• spot on.

      I raged so hard when I read the article but after reading your comment, I feel I can go on with life once again.

  8. Mr. Richler definitely comes across as a very armored individual. Did he have the permission from the people he did ceremony with to write about it? Isn't this a violation of confidentiality?

  9. Ayahuasca experience hugely depends on what you bring with you to the circle… and from the tone of the article, especially the venomous comments about the others, it is obvious that Mr. Richler came with some deeply rooted negative emotions that Quetzalcoatl was not in a mood to smell. They say for some ‘it's like 30 years of psychoanalysis in one night'… so what's next on your agenda Mr Richler? any other plans to violate people privacy during very intimate and sacred times?… and for what reason exactly?

    • Somewhat like Magick, eh? It only works if you already believe?

      Sounds like confirmation bias to me.

      • If you spell it with a 'k' it's Crowley's, and he warned pretty seriously against belief!

  10. Noah Richler seems to have missed the point of why ayahuasca has been held as one of the most important medicines in traditional Amazonian healing practices, and why it is the central religious sacrament of several Brazilian syncretic churches. It sounds like Richler did not drink enough to get the full effects of the medicine (or was too closed-minded to allow its effects), because after experiencing these, there is no way for someone to be so casually dismissive.

    It's sad that Maclean's commissioned such ill-informed, gonzo-style journalism on this topic, as ayahuasca deserves so much more respect than Richler seems willing to give it. Because of the politically-motivated chill on academic research on psychedelics for the past 40 years, doctors and scientists haven't been able to follow up on the 1950s and early 1960s claims of the medical and other benefits of such substances, and research on ayahuasca is still in its infancy. However, in the coming years there will undoubtedly be scientific corroboration of the traditional indigenous claims of ayahuasca's therapeutic value, and Richler's ignorant nay-saying will be revealed for the tripe that it is.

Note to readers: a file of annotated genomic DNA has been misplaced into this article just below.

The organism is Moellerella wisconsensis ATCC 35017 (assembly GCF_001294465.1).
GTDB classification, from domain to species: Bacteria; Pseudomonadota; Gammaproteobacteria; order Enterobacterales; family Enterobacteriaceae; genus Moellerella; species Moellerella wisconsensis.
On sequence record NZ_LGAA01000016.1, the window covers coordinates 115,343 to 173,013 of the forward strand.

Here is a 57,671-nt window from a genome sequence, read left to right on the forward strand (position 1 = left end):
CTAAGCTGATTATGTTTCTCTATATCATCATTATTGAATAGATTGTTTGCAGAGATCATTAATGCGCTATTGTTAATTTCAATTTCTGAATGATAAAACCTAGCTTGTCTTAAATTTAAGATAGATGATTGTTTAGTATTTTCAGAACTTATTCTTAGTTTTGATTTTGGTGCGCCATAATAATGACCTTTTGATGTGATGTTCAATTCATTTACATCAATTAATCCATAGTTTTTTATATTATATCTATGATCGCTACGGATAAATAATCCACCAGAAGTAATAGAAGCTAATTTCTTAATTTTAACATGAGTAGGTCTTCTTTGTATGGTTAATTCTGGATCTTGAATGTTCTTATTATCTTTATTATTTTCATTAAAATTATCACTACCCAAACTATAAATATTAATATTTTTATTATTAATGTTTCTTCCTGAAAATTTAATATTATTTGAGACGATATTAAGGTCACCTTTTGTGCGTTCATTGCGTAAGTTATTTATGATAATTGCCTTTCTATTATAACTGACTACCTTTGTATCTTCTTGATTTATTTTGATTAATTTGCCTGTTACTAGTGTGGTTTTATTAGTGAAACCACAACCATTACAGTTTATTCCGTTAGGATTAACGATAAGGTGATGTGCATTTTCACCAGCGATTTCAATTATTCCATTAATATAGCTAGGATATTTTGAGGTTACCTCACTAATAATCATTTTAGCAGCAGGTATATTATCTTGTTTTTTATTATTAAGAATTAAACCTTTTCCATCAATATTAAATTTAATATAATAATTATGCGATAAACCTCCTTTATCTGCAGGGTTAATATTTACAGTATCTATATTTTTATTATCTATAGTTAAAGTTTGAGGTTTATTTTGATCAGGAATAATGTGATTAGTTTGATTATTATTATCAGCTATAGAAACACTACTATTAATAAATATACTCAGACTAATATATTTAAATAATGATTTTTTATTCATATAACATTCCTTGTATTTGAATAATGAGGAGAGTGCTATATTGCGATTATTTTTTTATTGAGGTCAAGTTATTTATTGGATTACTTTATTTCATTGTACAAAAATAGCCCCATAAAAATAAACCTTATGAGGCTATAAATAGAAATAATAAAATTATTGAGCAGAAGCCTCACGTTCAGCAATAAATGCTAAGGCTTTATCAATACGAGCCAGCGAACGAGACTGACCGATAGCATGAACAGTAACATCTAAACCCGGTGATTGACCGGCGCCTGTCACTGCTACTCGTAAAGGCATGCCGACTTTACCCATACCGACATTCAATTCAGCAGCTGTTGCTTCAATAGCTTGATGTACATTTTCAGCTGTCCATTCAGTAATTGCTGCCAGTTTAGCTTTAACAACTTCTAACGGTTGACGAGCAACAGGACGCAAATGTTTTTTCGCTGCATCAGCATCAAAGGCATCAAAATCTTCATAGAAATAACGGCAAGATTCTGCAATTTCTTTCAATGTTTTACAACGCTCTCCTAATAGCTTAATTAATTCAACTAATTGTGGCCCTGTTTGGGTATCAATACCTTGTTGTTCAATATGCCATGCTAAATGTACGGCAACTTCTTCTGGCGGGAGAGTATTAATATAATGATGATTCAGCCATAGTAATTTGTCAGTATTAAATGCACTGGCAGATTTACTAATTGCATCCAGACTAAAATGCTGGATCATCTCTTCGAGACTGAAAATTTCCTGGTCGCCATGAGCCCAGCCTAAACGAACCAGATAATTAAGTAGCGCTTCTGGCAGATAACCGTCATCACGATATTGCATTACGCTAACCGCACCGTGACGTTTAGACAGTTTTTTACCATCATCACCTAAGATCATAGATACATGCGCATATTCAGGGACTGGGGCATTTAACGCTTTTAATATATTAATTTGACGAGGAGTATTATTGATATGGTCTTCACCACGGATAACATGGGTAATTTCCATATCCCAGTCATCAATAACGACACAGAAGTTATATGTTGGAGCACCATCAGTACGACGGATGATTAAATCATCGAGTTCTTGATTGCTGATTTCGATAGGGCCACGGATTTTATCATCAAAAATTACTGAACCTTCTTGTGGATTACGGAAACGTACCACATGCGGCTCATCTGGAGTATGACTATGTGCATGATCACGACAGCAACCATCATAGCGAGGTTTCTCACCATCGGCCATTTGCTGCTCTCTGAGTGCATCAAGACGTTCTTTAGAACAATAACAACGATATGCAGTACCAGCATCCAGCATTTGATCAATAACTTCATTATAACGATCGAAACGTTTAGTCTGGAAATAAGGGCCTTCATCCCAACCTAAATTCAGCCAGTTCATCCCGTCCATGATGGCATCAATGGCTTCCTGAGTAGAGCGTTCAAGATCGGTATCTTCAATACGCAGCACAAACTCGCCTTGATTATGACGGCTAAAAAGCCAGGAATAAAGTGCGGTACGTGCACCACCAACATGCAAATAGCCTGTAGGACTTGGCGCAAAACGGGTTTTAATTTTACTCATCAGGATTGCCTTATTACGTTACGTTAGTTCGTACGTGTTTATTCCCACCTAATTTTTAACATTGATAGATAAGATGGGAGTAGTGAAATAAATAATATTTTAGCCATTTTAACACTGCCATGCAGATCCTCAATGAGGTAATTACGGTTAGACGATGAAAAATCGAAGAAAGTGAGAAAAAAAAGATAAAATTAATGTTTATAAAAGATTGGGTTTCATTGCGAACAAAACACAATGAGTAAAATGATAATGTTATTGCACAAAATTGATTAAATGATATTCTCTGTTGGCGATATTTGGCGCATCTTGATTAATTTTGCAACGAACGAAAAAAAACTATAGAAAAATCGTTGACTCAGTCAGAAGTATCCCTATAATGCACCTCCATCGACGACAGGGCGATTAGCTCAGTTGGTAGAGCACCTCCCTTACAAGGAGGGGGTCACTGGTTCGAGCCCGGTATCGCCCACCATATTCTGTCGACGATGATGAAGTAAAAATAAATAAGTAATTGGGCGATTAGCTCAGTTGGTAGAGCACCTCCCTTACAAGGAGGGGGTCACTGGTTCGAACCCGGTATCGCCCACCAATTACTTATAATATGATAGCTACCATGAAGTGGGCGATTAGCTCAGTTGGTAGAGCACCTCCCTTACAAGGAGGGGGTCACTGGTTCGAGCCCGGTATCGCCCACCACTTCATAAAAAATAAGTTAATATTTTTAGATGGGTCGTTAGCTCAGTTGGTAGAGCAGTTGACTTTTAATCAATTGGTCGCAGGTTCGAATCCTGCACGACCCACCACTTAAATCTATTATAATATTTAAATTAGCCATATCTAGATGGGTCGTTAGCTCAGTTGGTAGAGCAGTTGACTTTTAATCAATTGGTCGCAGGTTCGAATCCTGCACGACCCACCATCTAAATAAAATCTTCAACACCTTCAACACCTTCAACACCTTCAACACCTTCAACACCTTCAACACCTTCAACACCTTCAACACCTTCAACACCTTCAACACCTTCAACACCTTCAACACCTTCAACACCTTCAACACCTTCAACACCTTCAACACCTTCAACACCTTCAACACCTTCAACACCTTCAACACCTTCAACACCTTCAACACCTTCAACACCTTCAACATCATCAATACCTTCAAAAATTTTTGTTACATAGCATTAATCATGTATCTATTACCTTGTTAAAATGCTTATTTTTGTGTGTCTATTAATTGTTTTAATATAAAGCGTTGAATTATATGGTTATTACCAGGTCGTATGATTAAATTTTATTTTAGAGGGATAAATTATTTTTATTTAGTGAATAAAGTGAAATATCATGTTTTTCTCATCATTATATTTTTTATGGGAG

• At last, someone with a clear view and grasp of the subject matter! Would that you had written the piece for Macleans. I really wonder what the magazine was thinking when they commissioned Richler's column. Presumably, these are some of the brightest journalistic minds in the country but apparently not. Seems as though no one read the piece before it was published. And whatever happened to fact checking? Knee-jerk reactions and childish allusions have no place in what should have been an article with some insight, and information. I feel sorry for Richler because, just when he had a chance to show that he is an enlightened man, he presents himself for what he is: a soccer-loving buffoon who wouldn't know an insight if he tripped over it. Let alone how to write about it.

  11. Spectator. Judgement. Closed-mind. Unfortunate. All words that come to mind after reading this poor article by Richler. What started out as an exciting read quickly turned to a disappointing and empty account of someone who clearly went in to the experience with the wrong motivations. However, thanks to all the enlightened commentary that followed, the article served to open up a conversation about something that has a place in our society; the quest for transcendance and meaning. I may not be ready for "30 years of psychoanalysis in one night" yet, but it is good to know that these spaces exist, and locally. But, shame on you, Mr Richler, for invading the privacy of this sacred space and casting judgement over something that is beyond your understanding.

  12. Wrong headed, misinformed ( has anyone ever heard the term Banisteria Caapi in 'disinterested' conversations about Ayhuasca? Has anyone heard or read the term Banisteria Caapi at all, except in Burrough's Yage journals? ) In some places it just plain squeamishly uptight and weird.

    This author seems more concerned with casting aspersion on his fellow participants in the ritual ( accusing the kid next to him of narcissism, hello?) rather than focusing on what the experience is to impart. Liking everyone at a ritual is not the point of Ayhuasca, anymore than liking everyone you go to mass with. In fact, many regular participants I know are not entirely comfortable with the ultra organic hippy ethos that can be found at these gatherings, either. None of that matters, however, since Ayhuasca is about you. It is also a medicinal traidition that goes back over two thousand years of Indigenous Peruvian cultural tradition. Not to be taken lightly.

  13. For me, it was an incredibly powerful visionary experience that I have yet to sort out. Minds greater than mind would agree.

    As for an enlightened Western opnion, Just ask Benny Shannon, professor emeritus of comparative religion at the University of Jerusalem. He's a noted Judaic scholar and he's done Ayahuasca about eighty times, and wrote a book published by Oxford University press entitled The Antipodes of The Mind: charting the phenomenology of the Ayahuasca experience. Oxford University Press is of course a noted publisher of fringe conspiracy gobbledygook.

    To say Ayahuasca is bunkum because you and the person's around you did it badly is to dismiss Bach because the Jr. high-school band from Brainerd butchered Jesu Joy of Man's Desiring.

    Try it again Rich.

  14. Of course, the shaman would only offer spirituality at $175/pop.